A new tool in Georgia’s fight against HIV/AIDS received national attention Monday when it was featured during the White House’s observance of World AIDS Day.
AIDSVu is a free, online interactive mapping system that lets users explore the HIV epidemic geographically. Now, the tool has been made even stronger. Using data supplied by the Centers for Disease Control and Prevention and by state health departments, including Georgia, users can now view how HIV impacts Atlanta and other major U.S. cities by ZIP code. The tool, created by Emory’s Rollins School of Public Health, allows organizations to “intensify HIV prevention efforts in the communities with the highest burden,” according to the 2013 report on the National HIV/AIDS Strategy.
Jane Kelly, M.D., DPH’s HIV epidemiology section director, said having such specific geographic data is invaluable for public health efforts to provide HIV education, prevention and care.
“When you look at HIV this way, certain patterns jump out at you that you wouldn’t see otherwise,” she said. “If you’re an organization trying to do outreach and HIV prevention, you can more easily identify the areas and populations that need you.”
The ZIP code tool uses DPH data, as does AIDSVu’s other maps of Georgia counties and the state as a whole. For many years, DPH has calculated the total burden of HIV and AIDS in the state and how many people in certain demographic groups – age, race, gender, etc. – are infected. But when it comes to preventing and treating HIV, those data can only do so much.
“It’s not enough to know the demographics of how many people are infected. You need to know their access to care, their level of engagement in care, whether they continue to get treatment and whether they achieve viral suppression,” a biological sign that the virus is under control, she said.
To paint this more nuanced picture of the disease, DPH introduced its HIV Care Continuum, a year-long snapshot of HIV/AIDS in Georgia that not only shows the number of people with HIV and new cases of the disease, but what happens to them once they are diagnosed. The first continuum was released in 2013 and showed that of the more than 46,000 Georgians living with HIV in 2011, 54 percent were engaged in care, 38 percent remained in care and 39 percent achieved viral suppression, a key factor in stopping the spread of HIV/AIDS.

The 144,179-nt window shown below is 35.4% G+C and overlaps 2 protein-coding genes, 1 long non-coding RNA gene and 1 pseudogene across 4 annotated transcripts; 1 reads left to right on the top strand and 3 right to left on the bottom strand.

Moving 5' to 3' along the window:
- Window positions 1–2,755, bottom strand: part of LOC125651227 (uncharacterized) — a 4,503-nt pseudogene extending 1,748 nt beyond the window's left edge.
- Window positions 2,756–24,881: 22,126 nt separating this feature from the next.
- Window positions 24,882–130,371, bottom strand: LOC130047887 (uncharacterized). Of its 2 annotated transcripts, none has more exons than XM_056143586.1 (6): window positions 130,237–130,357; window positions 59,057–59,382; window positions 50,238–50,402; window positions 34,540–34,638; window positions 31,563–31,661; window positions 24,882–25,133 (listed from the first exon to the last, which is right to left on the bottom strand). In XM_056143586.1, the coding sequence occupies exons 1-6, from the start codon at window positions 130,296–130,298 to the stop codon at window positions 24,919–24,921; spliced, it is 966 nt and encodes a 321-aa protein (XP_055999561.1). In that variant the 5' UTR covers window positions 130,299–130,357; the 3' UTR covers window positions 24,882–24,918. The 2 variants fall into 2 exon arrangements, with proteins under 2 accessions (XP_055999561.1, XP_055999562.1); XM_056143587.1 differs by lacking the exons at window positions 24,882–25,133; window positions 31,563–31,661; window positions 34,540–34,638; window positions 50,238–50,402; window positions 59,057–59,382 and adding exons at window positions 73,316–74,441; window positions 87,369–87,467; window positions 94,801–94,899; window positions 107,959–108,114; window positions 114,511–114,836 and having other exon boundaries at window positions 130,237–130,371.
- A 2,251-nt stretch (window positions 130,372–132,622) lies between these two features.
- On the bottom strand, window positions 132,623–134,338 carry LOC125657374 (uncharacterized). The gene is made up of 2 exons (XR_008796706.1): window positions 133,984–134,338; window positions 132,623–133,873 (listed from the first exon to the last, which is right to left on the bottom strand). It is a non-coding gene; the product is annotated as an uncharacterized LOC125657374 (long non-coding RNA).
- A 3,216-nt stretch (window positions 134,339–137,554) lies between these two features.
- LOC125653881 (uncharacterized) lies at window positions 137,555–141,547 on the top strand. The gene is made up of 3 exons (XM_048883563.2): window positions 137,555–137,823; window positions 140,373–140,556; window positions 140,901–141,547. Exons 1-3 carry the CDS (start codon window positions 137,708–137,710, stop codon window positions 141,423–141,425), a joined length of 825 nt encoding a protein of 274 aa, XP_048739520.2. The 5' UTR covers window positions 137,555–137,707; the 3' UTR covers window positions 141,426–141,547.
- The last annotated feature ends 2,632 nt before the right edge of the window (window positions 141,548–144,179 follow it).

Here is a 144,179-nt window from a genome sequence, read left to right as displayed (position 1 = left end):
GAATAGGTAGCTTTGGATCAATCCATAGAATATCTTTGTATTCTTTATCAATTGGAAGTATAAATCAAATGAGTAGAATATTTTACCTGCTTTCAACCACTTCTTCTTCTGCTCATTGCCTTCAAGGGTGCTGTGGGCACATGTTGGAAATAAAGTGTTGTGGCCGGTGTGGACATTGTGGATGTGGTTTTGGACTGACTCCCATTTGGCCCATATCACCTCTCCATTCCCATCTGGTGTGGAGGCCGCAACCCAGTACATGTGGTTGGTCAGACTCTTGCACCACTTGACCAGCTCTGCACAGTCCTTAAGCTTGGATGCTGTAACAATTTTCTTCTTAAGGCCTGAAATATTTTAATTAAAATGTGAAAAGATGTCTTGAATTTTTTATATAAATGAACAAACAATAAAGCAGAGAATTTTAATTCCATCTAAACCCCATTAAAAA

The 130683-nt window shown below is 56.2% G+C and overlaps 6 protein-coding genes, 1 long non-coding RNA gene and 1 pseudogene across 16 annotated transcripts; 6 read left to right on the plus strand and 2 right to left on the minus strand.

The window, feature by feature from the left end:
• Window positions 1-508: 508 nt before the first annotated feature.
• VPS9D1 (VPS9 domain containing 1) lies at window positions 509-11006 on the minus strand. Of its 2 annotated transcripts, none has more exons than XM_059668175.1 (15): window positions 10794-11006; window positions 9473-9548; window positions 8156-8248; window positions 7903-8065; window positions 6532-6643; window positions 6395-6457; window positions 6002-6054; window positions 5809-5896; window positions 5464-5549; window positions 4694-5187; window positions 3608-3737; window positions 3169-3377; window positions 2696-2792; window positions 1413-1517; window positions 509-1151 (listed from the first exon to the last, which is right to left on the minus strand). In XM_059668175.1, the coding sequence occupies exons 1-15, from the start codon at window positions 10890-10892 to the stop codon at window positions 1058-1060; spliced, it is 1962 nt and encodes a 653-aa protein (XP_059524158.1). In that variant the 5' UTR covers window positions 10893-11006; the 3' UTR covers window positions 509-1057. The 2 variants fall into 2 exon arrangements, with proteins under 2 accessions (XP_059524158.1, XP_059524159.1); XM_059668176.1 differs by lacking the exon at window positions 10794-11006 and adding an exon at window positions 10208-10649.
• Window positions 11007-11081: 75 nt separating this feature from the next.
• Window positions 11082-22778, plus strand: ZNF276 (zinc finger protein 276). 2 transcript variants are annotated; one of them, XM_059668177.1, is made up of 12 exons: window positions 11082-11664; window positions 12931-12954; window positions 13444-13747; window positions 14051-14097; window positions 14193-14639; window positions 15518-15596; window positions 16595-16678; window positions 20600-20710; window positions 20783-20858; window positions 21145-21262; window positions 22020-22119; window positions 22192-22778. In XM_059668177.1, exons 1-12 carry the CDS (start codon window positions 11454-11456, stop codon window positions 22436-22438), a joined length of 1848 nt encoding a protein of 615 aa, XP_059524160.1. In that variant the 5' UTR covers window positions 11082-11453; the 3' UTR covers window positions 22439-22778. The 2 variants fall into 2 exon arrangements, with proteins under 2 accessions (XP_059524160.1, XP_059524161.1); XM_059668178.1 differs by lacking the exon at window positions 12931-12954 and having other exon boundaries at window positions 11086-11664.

"We know that HIV treatment is prevention," said DPH Commissioner Brenda Fitzgerald, M.D. "It is our hope that this new data will help us identify and link more Georgians living with HIV or AIDS to care."
Those living HIV who stay in an appropriate treatment regimen are 96 percent less likely to transmit the virus to someone else -- an efficacy rate even better than condoms.
“There isn’t just one solution for reaching our goal of viral suppression,” Kelly said. “We’re going to have to focus on each of these areas to get us there.”
Kelly said combining Georgia’s HIV Care Continuum with the ZIP code-specific data from AIDSVu will help public health professionals ask questions that can make HIV education, prevention and treatment more effective. Why is it that young people are linked to care at the same rate as older people but are less likely to continue care? Why do residents of certain areas of Atlanta get their HIV diagnoses at very late stages of their disease?
“We don’t know the answers yet, but these tools finally point us to some of the right questions,” Kelly said.